How to Get Rid of Fleas

If you are Googling how to sort out a flea problem, I know you will want quick answers. This will be a brief blog with the answers you need!

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How to get rid of fleas?

As soon as I see fleas I jump straight into trying to get rid of them. Why? Well, each flea can lay between 40 to 50 eggs a day so it is important to stop the cycle straight away. Also, fleas travel on humans or other pets very easily.

To get rid of fleas, you need to:

  1. Treat the pets
  2. Remove eggs from the pets
  3. Treat the house

Getting rid of fleas from pets

Treat the pets

For cats or dogs, use a prescription strength flea treatment to treat the fleas on the pets. Usually these treatments are put on the back of the pets neck. These can either be obtained from the vets or from online suppliers such as Amazon. I've always had great results from a product called Advantage.

Please make sure you get the right pack depending on the type of animal and it's weight.

Make sure your pet is the right age for the treatment. Particular care should be taken for young, pregnant or nursing animals.

Read the instructions before use and also to check for the repeat schedule. This is usually 4 weeks.

All pets in the house may need treatment as fleas will jump onto any animal including pet rodents. For treating smaller animals, please get advice from a vet. Take caution using near birds and aquatic animals.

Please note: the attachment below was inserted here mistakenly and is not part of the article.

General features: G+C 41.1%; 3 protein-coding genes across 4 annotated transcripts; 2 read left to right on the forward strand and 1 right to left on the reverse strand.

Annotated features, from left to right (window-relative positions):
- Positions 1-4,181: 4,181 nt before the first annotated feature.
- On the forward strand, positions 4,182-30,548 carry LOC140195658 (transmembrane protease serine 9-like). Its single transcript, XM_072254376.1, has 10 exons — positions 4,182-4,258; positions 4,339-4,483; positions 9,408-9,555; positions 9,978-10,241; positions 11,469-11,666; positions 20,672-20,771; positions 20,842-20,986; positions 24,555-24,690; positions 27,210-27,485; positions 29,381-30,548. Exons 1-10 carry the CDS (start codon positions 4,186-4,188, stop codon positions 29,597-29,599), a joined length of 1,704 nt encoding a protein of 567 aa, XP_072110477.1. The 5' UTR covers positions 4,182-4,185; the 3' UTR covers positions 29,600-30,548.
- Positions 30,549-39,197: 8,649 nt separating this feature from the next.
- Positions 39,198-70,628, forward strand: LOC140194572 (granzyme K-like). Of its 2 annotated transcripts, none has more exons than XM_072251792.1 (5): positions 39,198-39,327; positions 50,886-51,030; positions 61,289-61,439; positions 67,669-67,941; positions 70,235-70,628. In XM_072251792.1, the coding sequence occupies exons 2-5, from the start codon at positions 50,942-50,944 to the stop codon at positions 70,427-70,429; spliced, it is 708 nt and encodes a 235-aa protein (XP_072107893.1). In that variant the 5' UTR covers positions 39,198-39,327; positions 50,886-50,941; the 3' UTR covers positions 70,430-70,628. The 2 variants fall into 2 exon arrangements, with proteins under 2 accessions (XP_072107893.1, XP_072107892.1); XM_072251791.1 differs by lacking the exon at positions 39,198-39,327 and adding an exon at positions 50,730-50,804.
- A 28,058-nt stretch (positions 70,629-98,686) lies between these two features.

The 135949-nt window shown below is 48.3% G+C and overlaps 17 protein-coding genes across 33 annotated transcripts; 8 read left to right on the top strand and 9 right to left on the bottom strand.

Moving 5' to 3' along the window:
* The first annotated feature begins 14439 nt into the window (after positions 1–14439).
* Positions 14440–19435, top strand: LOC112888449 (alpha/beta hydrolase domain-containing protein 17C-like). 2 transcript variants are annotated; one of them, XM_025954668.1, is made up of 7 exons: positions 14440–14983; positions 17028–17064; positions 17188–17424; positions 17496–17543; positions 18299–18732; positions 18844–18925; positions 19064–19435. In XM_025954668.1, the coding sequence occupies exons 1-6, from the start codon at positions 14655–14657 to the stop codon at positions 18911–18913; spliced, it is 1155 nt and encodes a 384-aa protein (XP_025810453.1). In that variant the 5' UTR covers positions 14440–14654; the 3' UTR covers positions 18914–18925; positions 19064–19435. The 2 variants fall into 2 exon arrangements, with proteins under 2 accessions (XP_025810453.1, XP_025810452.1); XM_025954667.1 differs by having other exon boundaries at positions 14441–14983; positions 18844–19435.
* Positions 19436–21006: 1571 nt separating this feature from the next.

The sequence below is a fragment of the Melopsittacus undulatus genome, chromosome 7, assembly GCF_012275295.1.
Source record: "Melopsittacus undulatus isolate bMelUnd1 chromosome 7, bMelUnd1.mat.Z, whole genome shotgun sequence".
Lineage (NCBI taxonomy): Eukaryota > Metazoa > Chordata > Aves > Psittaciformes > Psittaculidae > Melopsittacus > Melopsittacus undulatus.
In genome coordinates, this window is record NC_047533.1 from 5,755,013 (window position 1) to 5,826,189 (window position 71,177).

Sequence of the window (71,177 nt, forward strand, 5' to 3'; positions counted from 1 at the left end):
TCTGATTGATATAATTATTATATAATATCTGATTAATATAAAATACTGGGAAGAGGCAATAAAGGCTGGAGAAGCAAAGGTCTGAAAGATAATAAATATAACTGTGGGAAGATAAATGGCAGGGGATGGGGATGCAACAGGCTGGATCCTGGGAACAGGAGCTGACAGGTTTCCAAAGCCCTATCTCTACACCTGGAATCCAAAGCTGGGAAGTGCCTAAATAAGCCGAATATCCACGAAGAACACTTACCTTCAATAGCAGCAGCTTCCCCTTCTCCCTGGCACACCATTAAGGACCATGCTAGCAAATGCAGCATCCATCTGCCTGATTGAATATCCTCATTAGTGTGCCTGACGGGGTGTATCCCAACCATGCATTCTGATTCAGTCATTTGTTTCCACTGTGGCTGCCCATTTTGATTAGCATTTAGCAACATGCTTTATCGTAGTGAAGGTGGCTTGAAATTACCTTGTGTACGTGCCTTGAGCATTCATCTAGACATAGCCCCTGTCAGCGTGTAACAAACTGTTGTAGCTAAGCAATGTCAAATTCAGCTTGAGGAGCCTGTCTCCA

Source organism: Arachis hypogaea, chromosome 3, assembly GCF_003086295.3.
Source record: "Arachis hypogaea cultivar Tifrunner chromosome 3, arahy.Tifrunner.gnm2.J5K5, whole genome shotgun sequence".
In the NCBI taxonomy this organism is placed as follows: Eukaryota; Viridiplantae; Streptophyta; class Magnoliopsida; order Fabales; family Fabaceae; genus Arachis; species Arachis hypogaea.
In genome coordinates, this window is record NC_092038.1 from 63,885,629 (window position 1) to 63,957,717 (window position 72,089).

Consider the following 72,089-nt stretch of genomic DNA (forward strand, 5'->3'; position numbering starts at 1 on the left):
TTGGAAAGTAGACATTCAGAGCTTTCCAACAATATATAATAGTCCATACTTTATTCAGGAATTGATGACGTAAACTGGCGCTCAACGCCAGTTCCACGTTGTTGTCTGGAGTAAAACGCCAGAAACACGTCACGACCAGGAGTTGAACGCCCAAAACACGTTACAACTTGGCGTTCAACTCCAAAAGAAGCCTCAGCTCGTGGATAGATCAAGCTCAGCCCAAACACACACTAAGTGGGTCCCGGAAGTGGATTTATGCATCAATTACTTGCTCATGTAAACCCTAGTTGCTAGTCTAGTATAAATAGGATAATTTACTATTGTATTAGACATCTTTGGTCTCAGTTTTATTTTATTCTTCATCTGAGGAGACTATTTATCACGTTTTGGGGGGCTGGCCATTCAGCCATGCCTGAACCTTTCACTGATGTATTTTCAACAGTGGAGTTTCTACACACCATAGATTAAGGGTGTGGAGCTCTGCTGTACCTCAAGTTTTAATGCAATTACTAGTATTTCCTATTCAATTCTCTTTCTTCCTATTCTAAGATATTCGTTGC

Please do not use supermarket brands. This sort of problem needs specialist, safe products.

If in doubt, please consult your vet. Most vets and some online suppliers also offer subscription services where the preventative flea treatment is sent out to your home once a month.

Remove fleas and their eggs from the pets

Use a flea comb to remove the fleas and their eggs. It's very much like removing nits from a child's head.

Vacuum the area well afterwards to make sure the fleas and eggs are removed from the house.

Getting rid of fleas from the house

This is the hardest part!

Vacuum, vacuum, vacuum!!! Everything. Repeatedly.

Flea eggs get everywhere. They are tiny and can lay dormant until changes in the temperature, vibrations, carbon dioxide etc.

This means cleaning low down, skirting boards, high up, any little cracks in woodwork/floors and paying attention to where the pets spend their time. Literally vacuum every nook and cranny.

Don’t forget to vacuum furniture and sofas as well as under them. Include pet furniture such as cat activity trees and scratching posts!

Hot wash pets’ bedding etc. I tend to hot wash cushion covers and sofa throws as well as the pets spend a lot of time there.

Use a suitable pesticide. I recommend using Indorex and do one room at a time. You will need to do the room, shut the door and stay out of it for half an hour. Then the room will need to be aired. Read the instructions as it isn’t safe for animals, aquatic tanks or humans.

After treating the room, you should hoover every day for a week. The vibrations mean that the eggs hatch to be killed by the Indorex, as well the vacumming removing the fleas/eggs. Don’t forget to empty the vacuum to remove all the fleas and eggs from the house.

To be on the safe side, I vacuum anything out such as shoes, coats and bags.

I also use Indorex in my car, as fleas and eggs are easily carried on humans. I don't want to take any risks of an flea or egg surviving.

If you are interested in the life cycle of the flea and the reasoning behind the advice in this blog, I’ll be writing another blog soon with more information.

As a pet sitter, if I see a flea it stresses me out. It can be a lot of work to get rid of them once they are in the house.